So I recently graduated with a 3.0 GPA with a Biology degree. I'm two months out and I've still been having a tough time finding a job. I wanted to go into research but lab jobs are scarce.

However, I have been taking some classes at my local community college and I discovered that there are some programs that are relatively cheap to get into. For example, getting certified as an EMT only costs a few thousand dollars or so. This is a lot but if you save up, you might be able to afford it.

Basically if you can't get a job in your field, look into getting retrained cheaply, either in Community College or trade school or even military. You may not necessarily want to do this immediately but think about it.

And I absolutely second JBlitzen's advice:

> It would be beneficial, though, for you to start asking yourself what value you intend to create for others. And how your current path will help you to do so.

Essentially, figure out a plan on what you want to do with your current skills. Next, figure out a backup plan if it goes bad.

It definitely sucks to graduate knowing that you didn't do so well in college. I feel for you man, I'm pretty much in the same spot. Don't give up, don't get discouraged, lots of people have been in worse situations and have come out OK. Just read the book Scratch Beginnings or Nothing to Envy. In both stories, the protagnoists succeed in overcoming incredible odds to live a good life.

Figure out what your dreams are and keep going after them. I believe you can reach them. And no, I'm not just saying that.


Also, network! Get to know your teachers and make sure they like you so you have references!!! Show interest in your classes this last semester. You have no idea how important personal references are. Better yet, ask your teachers if they know of any jobs or have any job advice.

All job searching is personal. Employers want to hire people they know will do a good job. Hence the need for personal connections or references (At least someone though this guy was competent.) or demonstrating interest in a particular position. You're still in school so you still have a solid amount of opportunities to network.

Also, some hepful links

u/rawketscience · 3 pointsr/northkorea

I think the first point to consider is that The Orphan Master's Son should be read as a domestic drama, more along the lines of Nothing to Envy than any of the foreign-policy focused news and zomg-weird-pop-performance-footage that dominates this subreddit and /r/northkoreanews.

In that light, the Orphan Master's Son is a lovely, well-told story, and it was well-researched, but it's still clearly a second-hand impression of the country. It doesn't add to the outside world's stock of DPRK information; it just retells the tragedies already told by Shin Dong-hyuk and Kenji Fujimoto in a literary style.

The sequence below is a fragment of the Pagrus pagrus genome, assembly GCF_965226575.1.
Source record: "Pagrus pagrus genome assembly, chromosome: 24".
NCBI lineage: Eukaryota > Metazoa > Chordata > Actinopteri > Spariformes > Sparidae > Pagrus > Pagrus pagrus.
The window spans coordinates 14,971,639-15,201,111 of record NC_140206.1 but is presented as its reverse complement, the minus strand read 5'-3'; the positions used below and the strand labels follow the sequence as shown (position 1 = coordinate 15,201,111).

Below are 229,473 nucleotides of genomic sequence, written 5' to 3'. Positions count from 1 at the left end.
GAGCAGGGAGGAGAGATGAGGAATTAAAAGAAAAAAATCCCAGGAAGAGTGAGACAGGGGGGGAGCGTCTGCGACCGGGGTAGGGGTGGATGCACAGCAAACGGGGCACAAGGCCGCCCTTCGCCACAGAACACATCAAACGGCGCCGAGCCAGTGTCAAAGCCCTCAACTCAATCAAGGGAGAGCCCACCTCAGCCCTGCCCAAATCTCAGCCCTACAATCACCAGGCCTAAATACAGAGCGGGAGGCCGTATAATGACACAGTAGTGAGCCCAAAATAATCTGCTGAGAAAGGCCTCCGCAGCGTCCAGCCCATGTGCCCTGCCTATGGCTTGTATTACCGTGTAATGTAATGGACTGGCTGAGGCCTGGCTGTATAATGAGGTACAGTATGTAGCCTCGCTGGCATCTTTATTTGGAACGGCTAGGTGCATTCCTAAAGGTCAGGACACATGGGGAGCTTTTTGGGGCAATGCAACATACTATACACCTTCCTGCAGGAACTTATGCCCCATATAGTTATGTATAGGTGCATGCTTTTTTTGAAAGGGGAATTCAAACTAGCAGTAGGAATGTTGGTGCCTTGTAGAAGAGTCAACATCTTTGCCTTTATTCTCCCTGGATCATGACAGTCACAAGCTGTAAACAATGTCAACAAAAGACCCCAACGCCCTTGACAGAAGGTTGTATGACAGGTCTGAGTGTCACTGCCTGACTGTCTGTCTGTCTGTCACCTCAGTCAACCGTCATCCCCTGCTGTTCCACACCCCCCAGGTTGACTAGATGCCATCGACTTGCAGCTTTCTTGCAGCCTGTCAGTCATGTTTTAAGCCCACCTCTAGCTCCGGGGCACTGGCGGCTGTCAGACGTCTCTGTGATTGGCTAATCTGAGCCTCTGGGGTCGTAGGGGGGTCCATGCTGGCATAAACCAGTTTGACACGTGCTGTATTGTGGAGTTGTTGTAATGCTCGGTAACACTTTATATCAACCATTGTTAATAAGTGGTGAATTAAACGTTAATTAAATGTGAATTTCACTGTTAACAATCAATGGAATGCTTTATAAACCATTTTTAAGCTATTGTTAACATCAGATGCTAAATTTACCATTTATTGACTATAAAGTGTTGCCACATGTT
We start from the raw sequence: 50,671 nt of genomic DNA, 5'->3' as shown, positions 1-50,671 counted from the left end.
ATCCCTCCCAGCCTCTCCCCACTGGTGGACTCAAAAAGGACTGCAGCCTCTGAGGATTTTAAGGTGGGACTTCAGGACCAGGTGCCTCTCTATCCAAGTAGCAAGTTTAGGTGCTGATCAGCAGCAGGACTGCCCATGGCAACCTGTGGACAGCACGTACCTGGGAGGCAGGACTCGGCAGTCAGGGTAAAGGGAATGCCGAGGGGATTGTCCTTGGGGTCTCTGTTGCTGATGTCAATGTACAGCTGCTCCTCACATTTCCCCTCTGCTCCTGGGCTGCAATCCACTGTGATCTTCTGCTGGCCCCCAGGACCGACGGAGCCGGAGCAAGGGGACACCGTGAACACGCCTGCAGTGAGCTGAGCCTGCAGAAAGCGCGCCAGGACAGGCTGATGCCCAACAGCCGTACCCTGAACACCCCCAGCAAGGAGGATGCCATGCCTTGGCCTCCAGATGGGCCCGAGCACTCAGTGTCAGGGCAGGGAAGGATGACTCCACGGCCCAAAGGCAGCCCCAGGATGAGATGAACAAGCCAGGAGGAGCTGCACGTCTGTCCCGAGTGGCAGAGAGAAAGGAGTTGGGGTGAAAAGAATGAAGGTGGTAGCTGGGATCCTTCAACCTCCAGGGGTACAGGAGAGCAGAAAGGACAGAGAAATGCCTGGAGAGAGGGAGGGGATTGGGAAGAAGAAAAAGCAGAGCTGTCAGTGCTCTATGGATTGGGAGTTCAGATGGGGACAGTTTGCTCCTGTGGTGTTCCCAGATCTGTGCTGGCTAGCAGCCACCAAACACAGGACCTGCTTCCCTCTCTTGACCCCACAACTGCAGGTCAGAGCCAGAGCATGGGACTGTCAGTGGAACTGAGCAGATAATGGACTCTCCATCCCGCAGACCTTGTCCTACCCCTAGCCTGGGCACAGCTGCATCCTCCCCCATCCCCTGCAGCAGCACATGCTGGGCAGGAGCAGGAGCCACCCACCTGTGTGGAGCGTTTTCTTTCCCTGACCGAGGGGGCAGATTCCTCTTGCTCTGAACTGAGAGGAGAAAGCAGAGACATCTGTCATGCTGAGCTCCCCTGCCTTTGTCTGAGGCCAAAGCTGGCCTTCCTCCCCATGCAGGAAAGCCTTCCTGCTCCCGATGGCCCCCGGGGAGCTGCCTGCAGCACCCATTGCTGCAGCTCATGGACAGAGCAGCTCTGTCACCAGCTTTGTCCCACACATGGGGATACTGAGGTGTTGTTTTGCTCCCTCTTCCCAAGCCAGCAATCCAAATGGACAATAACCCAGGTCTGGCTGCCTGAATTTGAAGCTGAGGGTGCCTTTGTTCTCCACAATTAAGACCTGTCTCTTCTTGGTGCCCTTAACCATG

Then too, there are places where the needs of the story subsume the reality on the ground. For example, the book entertains the notion that the state would promote just individual one actress its paragon of female virtue and one individual soldier as the paragon of male virtue. This is important to author's point about public and private identity and whether love also needs truth, but it's wholly out of step with the Kim regime's way of doing business. Kim Il Sung is the one god in North Korea, and the only permissible icons are his successors, and to a lesser extent, senior party politicians. Pop figures are disposable.

But The Orphan Master's Son is a good read. It would go high on my list of recommendations for someone who wants a starting point on the country but is scared of footnotes and foreign names. But if your DPRK obsession hinges more on predicting the fate of the Kaesong Industrial Zone, it won't give you much.

u/Triplanetary · 3 pointsr/socialism

>How does society deal with 50% unemployment? Do jobs themselves become goods or commodities?

There is precedent for this: North Korea. I read this book about day-to-day life in North Korea, and jobs do indeed end up getting traded and bartered between people. Obviously this is illegal, but it's a desperate situation there and people will take risks, not to mention the rampant bribery (since the officials themselves are often equally desperate).

u/Poulol · 3 pointsr/worldnews

They know plenty but trying to leave the country or having external media is illegal. It's not that easy for them to even escape because their families will be punished for it.

If you are interested in more North Korean Life I recommend this book

u/thelawsmithy · 3 pointsr/ColinsLastStand

For more, read: Nothing to Envy: Ordinary Lives in North Korea


Fascinating insight into the country.